was said they were liable to no office, nor so much as to work at the
highways, because they found a light horse in the Militia. That there
is but one dwelling house upon Kentmere Hall Estate, but that there
are old walls like house steads and he hath heard an ancient woman
say that her mother was born in one of them.
Other deponents follow in a similar strain. William Atkinson,
clerk, deposed that he was curate of the Chapel of Kentmere for some
few years, that the whole chapel salary throughout the said township
amounteth to £6 a year and that thereof the occupier of Kentmere
Hall paid to him the sum of £1 4s. yearly. Robert Airey deposed that
he was born in and lived at Kentmere 36 years that the Hall Estate
hath liberty for 900 sheep and upwards in the Dale head. It appeareth further by a conveyance produced, with livery and seisin
indorsed, that Christopher Gilpin, in the year 1650 conveyed unto
Nathaniel Nicholson all that his demesne, messuages, lands and capital
tenements known as Kentmere Hall or Kentmere demesne of the
annual rent of £10, and also all parks, forests, chaces, ponds, rivers,
fishings, mines, quarries to hold etc.
And the court being of opinion that the said custom of serving the
office of Constable by rotation, according and in proportion to the
number of ancient tenements within the said township, is a good
custom, and that the estate called Kentmere Hall consisteth of 12
ancient tenements; do order that the said motion be rejected. K.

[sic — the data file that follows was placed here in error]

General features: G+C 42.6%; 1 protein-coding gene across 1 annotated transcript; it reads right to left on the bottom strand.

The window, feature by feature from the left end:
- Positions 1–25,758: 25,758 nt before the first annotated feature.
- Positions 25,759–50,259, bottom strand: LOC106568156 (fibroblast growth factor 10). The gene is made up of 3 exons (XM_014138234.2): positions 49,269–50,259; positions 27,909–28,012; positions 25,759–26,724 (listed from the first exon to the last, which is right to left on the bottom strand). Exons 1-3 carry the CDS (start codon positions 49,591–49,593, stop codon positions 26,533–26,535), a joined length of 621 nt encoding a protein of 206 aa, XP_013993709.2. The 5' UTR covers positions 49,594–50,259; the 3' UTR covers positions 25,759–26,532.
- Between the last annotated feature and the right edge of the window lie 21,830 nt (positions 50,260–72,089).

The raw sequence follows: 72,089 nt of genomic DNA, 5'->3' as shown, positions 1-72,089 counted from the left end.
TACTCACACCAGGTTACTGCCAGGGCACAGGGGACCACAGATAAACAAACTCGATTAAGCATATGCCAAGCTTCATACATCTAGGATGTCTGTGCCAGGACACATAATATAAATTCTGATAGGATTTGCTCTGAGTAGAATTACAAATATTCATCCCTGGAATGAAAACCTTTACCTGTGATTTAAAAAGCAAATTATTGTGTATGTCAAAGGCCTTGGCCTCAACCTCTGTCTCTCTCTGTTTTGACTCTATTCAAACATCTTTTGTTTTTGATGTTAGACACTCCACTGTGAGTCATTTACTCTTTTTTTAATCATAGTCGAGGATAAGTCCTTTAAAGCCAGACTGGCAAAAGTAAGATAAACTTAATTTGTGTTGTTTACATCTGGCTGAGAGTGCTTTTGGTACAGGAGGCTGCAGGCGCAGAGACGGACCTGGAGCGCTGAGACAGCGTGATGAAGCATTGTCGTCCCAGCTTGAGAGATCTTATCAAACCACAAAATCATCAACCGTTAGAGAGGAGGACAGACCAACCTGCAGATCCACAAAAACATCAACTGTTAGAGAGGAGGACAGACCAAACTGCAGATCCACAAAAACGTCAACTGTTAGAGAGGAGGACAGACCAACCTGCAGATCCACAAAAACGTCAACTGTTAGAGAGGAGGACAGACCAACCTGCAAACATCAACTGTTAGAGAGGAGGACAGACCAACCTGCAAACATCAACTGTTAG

Indictment Book, 1750–60.
15 July. Presentment that there was and yet is a certain ancient
highway leading from the town of Kentmere to a certain place called
Dalehead, used for all the liege subjects of the King without any
obstruction whatsoever and that on the 20 June a certain wall had
been erected and fixed across the same in a certain part of the common
highway called by the name of Nook Gate whereby the King's highway
was totally obstructed and stopped, etc., and that Leonard Cowperthwaite and John Sewart of Kentmere, yeomen, with force and arms
did unlawfully and obstinately uphold the same to the evil example
of all others offending against the peace, etc. K. Indictment Book,
6 October. Petition of the surveyors of the highways in the township of Kentmere setting forth that the highways within the township
are greatly out of repair and that the six days labour are insufficient
to effectually repair the same; it is ordered that an assessment of 6d.
in the pound be levied upon the several inhabitants, owners and
occupiers, and in case of refusal or non payment within 10 days after
demand thereof, to be levied by distress and sale of goods, etc. K.
Order Book, 1760–70.
On 12 July, 1768, and again on 18 January, 1771, similar petitions
and Orders were issued. Ibid. and K. Order Book, 1770–80.
The Act for inclosing lands in Kentmere was passed in 16 and
17 Victoria c. II.
24 August. The Rural District Council wrote to the County
Council for a contribution towards the cost of the erection of a new
bridge at or near Low Bridge. On 5 June, 1903, it is reported that
Low Bridge has been erected, and on 4 December it was resolved that
the new bridge be accepted as a County Bridge. C.C. Minutes, 1903–4.